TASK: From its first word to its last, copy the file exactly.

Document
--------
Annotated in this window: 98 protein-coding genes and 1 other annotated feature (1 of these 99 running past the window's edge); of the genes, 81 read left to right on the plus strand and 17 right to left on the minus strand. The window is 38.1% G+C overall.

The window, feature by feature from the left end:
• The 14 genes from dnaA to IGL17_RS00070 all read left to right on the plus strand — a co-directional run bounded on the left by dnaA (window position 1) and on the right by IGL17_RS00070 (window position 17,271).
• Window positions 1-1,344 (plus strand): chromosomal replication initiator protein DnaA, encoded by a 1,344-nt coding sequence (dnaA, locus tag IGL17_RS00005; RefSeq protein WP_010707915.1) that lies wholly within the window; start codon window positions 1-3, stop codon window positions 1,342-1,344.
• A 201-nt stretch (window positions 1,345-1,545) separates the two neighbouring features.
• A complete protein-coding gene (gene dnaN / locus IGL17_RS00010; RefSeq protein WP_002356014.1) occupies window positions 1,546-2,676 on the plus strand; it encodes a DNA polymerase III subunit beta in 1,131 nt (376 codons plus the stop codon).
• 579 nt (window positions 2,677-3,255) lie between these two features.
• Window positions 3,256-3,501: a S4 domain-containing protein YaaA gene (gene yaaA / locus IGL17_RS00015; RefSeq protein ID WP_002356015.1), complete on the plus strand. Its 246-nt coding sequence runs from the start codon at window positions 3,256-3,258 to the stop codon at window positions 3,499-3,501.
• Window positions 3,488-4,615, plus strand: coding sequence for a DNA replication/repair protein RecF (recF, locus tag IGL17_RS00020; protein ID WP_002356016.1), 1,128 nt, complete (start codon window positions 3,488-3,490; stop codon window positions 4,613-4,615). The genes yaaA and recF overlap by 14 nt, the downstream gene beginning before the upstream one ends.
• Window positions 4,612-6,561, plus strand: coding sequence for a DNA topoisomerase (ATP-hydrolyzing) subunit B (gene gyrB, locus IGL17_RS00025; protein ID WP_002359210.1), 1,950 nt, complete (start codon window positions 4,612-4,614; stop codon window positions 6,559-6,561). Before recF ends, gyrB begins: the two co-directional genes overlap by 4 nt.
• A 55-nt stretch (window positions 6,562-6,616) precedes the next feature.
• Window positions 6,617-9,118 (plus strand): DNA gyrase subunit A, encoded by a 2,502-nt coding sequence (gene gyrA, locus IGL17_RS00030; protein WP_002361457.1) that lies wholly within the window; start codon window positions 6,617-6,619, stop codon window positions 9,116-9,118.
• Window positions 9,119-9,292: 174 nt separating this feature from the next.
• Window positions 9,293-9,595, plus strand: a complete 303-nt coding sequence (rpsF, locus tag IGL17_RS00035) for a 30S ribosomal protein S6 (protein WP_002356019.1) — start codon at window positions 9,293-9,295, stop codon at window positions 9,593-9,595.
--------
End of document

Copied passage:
Annotated in this window: 98 protein-coding genes and 1 other annotated feature (1 of these 99 running past the window's edge); of the genes, 81 read left to right on the plus strand and 17 right to left on the minus strand. The window is 38.1% G+C overall.

The window, feature by feature from the left end:
• The 14 genes from dnaA to IGL17_RS00070 all read left to right on the plus strand — a co-directional run bounded on the left by dnaA (window position 1) and on the right by IGL17_RS00070 (window position 17,271).
• Window positions 1-1,344 (plus strand): chromosomal replication initiator protein DnaA, encoded by a 1,344-nt coding sequence (dnaA, locus tag IGL17_RS00005; RefSeq protein WP_010707915.1) that lies wholly within the window; start codon window positions 1-3, stop codon window positions 1,342-1,344.
• A 201-nt stretch (window positions 1,345-1,545) separates the two neighbouring features.
• A complete protein-coding gene (gene dnaN / locus IGL17_RS00010; RefSeq protein WP_002356014.1) occupies window positions 1,546-2,676 on the plus strand; it encodes a DNA polymerase III subunit beta in 1,131 nt (376 codons plus the stop codon).
• 579 nt (window positions 2,677-3,255) lie between these two features.
• Window positions 3,256-3,501: a S4 domain-containing protein YaaA gene (gene yaaA / locus IGL17_RS00015; RefSeq protein ID WP_002356015.1), complete on the plus strand. Its 246-nt coding sequence runs from the start codon at window positions 3,256-3,258 to the stop codon at window positions 3,499-3,501.
• Window positions 3,488-4,615, plus strand: coding sequence for a DNA replication/repair protein RecF (recF, locus tag IGL17_RS00020; protein ID WP_002356016.1), 1,128 nt, complete (start codon window positions 3,488-3,490; stop codon window positions 4,613-4,615). The genes yaaA and recF overlap by 14 nt, the downstream gene beginning before the upstream one ends.
• Window positions 4,612-6,561, plus strand: coding sequence for a DNA topoisomerase (ATP-hydrolyzing) subunit B (gene gyrB, locus IGL17_RS00025; protein ID WP_002359210.1), 1,950 nt, complete (start codon window positions 4,612-4,614; stop codon window positions 6,559-6,561). Before recF ends, gyrB begins: the two co-directional genes overlap by 4 nt.
• A 55-nt stretch (window positions 6,562-6,616) precedes the next feature.
• Window positions 6,617-9,118 (plus strand): DNA gyrase subunit A, encoded by a 2,502-nt coding sequence (gene gyrA, locus IGL17_RS00030; protein WP_002361457.1) that lies wholly within the window; start codon window positions 6,617-6,619, stop codon window positions 9,116-9,118.
• Window positions 9,119-9,292: 174 nt separating this feature from the next.
• Window positions 9,293-9,595, plus strand: a complete 303-nt coding sequence (rpsF, locus tag IGL17_RS00035) for a 30S ribosomal protein S6 (protein WP_002356019.1) — start codon at window positions 9,293-9,295, stop codon at window positions 9,593-9,595.